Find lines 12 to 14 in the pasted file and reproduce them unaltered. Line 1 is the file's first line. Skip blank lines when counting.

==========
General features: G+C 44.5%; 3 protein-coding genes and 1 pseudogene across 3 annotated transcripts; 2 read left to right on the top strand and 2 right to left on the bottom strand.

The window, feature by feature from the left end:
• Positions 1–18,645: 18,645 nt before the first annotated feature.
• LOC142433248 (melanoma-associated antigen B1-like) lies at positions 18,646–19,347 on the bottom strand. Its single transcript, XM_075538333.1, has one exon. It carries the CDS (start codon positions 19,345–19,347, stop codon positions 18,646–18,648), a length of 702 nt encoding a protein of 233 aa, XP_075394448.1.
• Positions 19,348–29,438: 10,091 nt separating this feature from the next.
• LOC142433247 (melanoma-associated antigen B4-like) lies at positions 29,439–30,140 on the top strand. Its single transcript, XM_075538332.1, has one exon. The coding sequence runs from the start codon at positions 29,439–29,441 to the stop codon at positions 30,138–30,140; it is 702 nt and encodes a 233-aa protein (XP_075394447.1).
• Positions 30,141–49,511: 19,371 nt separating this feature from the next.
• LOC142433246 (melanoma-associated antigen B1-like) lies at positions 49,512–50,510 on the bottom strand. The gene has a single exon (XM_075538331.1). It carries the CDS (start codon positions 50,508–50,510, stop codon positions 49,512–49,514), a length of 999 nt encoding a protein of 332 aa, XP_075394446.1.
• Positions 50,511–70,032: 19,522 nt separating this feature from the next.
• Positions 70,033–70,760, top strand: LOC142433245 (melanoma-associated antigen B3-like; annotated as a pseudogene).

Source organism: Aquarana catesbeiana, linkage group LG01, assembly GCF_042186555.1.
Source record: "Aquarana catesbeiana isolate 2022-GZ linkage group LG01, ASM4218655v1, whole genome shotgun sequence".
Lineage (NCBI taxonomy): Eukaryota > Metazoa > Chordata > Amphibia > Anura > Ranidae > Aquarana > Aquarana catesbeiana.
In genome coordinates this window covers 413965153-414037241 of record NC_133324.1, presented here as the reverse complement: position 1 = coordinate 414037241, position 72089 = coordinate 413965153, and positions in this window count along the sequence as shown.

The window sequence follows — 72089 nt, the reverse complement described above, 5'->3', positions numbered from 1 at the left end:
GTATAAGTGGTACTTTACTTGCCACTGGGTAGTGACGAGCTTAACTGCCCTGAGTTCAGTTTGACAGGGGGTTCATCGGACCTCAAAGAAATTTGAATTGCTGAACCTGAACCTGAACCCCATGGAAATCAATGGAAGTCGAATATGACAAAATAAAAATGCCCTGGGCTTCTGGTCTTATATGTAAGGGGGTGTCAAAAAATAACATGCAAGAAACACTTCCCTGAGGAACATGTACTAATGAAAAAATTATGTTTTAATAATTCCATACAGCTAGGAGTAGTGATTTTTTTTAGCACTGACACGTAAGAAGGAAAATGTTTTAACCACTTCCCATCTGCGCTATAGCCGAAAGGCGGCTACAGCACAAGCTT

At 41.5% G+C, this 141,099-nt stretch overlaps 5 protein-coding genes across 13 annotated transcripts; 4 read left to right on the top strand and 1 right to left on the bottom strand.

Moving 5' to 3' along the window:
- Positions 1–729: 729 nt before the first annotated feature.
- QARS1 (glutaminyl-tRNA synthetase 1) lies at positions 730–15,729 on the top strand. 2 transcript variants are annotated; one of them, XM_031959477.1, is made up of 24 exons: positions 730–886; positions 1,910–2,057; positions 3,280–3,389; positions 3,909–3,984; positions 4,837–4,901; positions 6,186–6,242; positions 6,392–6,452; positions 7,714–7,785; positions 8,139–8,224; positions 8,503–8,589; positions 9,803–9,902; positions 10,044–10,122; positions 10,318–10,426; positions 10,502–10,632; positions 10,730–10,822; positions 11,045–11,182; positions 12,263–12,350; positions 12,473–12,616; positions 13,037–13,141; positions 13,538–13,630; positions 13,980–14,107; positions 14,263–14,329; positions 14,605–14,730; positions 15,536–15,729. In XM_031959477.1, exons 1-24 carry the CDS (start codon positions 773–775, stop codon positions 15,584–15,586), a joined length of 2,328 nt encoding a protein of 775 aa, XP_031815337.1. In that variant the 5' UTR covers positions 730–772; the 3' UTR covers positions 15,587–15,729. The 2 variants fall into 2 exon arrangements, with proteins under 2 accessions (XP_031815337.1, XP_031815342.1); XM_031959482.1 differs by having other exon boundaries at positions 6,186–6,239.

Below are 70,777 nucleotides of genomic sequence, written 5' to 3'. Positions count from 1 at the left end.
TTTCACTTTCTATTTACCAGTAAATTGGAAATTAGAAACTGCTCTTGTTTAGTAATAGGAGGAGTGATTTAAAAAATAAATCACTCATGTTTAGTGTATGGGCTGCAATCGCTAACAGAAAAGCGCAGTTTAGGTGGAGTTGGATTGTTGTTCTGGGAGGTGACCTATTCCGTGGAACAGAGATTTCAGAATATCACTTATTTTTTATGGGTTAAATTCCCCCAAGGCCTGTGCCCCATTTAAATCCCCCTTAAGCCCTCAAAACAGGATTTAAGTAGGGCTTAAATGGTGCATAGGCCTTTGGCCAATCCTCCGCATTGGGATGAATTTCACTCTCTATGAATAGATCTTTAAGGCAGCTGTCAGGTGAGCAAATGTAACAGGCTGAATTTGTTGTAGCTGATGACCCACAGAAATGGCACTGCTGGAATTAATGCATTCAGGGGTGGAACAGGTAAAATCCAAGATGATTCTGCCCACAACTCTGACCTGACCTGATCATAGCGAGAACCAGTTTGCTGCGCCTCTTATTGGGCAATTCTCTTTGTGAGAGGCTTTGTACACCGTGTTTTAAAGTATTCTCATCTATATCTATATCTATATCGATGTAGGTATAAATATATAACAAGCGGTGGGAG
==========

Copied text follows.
Source record: "Aquarana catesbeiana isolate 2022-GZ linkage group LG01, ASM4218655v1, whole genome shotgun sequence".
Lineage (NCBI taxonomy): Eukaryota > Metazoa > Chordata > Amphibia > Anura > Ranidae > Aquarana > Aquarana catesbeiana.
In genome coordinates this window covers 413965153-414037241 of record NC_133324.1, presented here as the reverse complement: position 1 = coordinate 414037241, position 72089 = coordinate 413965153, and positions in this window count along the sequence as shown.